All over the world, calls are being made to shift from traditional forms of energy to more sustainable ones in the hope of saving our environment and making energy available for all. In response, various sectors have taken drastic actions and are making great progress in their shift to renewable energy.
The achievements of the private and public sector in transitioning to greener forms of power in recent years are significant. The numbers for 2017 alone are a testament to both sectors commitment to add and use more renewable energy.
Last year was a record-breaking year as renewable power generation capacity had its biggest annual increase of nine percent with an estimated 178 GW added capacity, according to REN21’s study, Renewables 2018 Global Status Report.
More renewable power was added than fossil fuels as renewables accounted for 70 percent of the overall combined global generating capacity. Investments in RE for 2017 reached $279 billion, up from the recorded $274 billion in 2016 as well.
The figures from corporate buying of renewable energy are admirable, too.
For one, the International Renewable Energy Agency report, Corporate Sourcing of Renewable Energy: Market and Industry Trends showed that firms across 75 countries sourced a total of 463 terawatt-hours from renewables in 2017. This volume is enough to power up a country equivalent to the total demand of France.
The report found out that half of the 2,400 large companies analyzed for the study are voluntarily and actively buying or investing in self-generation of renewable energy for their operations. Plus, 200 of these firms source at least 50 percent of their power needs from renewables. “Renewable energy sourcing has become a mainstream pillar of business strategy in recent years,” IRENA Director-General Adnan Z. Amin stressed.
Environmental and sustainability concerns, social responsibility, reputation management, and economic and financial objectives are the top reasons cited by corporations on why they are making the shift to renewable power. “While environmental concerns initiated this growing trend, the strengthening business case and price stability offered by renewables can deliver a competitive advantage to corporations, and support sustainable growth,” Amin added.
There’s definitely an increased appetite for renewable energy as other countries are also gearing up to accommodate more renewables such as in the case of Vietnam.
Recently, Vietnam Prime Minister Nguyen Xuan Phuc reiterated his country ’s commitment to shift to renewable power in an interview with Reuters.
He announced that Vietnam is set to increase electricity generated from renewable sources to 101 kWh billion by 2020 and to 186 kWh billion by 2030 from 58 billion kWh recorded in 2015. The country also aims to reduce the use of coal and petroleum products by 40 million tons by 2030.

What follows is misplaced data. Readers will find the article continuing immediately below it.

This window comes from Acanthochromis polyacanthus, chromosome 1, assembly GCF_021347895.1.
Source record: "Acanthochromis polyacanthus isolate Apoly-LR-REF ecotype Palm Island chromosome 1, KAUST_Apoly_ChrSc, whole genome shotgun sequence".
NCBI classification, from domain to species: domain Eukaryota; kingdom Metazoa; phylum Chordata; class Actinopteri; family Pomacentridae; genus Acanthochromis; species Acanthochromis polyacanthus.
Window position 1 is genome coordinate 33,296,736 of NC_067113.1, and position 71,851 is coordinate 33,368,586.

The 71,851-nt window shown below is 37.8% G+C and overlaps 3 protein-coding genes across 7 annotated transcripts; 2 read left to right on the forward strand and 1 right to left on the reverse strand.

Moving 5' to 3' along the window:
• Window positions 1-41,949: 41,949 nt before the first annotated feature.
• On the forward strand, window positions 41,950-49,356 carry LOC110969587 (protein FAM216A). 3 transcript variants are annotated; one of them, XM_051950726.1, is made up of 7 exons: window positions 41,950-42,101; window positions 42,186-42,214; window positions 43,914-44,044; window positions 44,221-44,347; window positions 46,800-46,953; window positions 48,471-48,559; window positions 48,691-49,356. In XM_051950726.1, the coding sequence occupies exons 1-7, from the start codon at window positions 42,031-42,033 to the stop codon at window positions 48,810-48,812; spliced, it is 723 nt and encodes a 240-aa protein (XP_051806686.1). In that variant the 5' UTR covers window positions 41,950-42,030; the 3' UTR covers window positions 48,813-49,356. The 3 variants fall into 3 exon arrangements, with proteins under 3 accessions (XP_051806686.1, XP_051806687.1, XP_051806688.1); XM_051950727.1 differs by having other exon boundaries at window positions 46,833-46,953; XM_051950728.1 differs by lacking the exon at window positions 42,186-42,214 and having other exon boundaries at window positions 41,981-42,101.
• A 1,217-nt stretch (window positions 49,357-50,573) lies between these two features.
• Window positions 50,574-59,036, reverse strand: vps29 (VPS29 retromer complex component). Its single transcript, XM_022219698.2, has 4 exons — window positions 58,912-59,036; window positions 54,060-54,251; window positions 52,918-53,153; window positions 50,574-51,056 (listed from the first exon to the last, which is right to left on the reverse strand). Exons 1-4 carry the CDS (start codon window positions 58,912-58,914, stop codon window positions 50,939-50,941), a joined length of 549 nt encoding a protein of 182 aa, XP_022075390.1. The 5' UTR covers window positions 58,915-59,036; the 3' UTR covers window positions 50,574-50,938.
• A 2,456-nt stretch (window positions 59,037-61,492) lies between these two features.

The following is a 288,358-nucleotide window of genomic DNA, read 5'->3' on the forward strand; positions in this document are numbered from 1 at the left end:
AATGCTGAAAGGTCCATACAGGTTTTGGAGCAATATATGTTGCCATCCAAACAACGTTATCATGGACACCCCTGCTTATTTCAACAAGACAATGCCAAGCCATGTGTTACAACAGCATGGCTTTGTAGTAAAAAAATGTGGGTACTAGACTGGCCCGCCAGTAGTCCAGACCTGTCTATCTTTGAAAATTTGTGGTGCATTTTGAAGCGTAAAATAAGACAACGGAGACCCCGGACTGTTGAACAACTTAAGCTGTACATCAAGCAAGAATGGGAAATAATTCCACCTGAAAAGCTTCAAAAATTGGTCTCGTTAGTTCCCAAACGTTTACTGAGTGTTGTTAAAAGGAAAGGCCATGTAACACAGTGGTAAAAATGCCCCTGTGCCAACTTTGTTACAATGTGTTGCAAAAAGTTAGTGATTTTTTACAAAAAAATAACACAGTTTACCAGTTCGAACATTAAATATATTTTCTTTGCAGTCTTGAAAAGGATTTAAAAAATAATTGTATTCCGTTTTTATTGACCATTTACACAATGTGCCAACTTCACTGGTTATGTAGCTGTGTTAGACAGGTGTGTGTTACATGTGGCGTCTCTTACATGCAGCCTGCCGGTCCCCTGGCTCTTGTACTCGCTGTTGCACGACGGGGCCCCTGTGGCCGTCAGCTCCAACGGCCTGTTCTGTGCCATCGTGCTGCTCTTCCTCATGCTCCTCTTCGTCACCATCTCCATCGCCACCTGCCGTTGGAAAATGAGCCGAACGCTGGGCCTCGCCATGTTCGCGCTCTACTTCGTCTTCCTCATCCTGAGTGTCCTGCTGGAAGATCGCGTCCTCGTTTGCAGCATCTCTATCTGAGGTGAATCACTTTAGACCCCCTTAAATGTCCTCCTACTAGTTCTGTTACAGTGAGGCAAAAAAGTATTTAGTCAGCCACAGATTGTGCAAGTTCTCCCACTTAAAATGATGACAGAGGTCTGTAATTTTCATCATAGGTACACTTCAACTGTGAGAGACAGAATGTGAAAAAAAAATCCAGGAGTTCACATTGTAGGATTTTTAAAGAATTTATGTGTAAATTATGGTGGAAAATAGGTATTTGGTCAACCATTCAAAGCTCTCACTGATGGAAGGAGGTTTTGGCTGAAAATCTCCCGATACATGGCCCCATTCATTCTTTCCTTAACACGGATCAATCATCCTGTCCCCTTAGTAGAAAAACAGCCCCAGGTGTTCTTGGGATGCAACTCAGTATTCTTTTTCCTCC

Phuc said that the government has already prepared incentive mechanisms as well as policies to promote local and foreign investments into renewable energy development.
The chief executive stressed that this shift is needed despite the country’s push for more economic growth,“It is important that we will not pursue economic growth at the expense of the environment,” Phuc noted.
There also seems to be greater awareness and appreciation for renewables among citizens in other countries. Turkish, for example, favor greener forms of energy than coal despite Turkey’s dependence on this form of power. The country sources more than 70 percent of power need from fossil fuels since the government named coal as its preferred fuel for the growing energy demand.
A survey conducted by climate information hub İklim Haber and research company Konda revealed that more than half of its citizen oppose the building of additional coal-fired plants as 75 percent of the participants are worried about climate change.
In the Philippines, our government claims to have the appetite for more renewables in our power mix. But that hunger is not correctly matched by government’s actions. It is highly likely that we will remain starved for cleaner forms of energy for now as we have moved down our renewable energy targets.
The Energy Department had announced the target of sourcing 35 percent of our overall power needs from RE by 2030. This goal, however, has been recently pushed back to 2040. This is not surprising as data from BMI report showed that there would be a 10 percent increase of coal in our energy mix in the next decade from below 50 percent in 2017 to more than 55 percent by 2027.
That is unfortunate since now is an excellent time for the Philippines to add more renewables and to take advantage of the falling costs of renewable power prices. Plus, of course, we need stable energy at reasonable prices as we try to industrialize. But then, again, we will remain hungry for cheaper and sustainable forms of power for now.
Renewables 2018, Global Status Report, http://www.ren21.net/gsr-2018/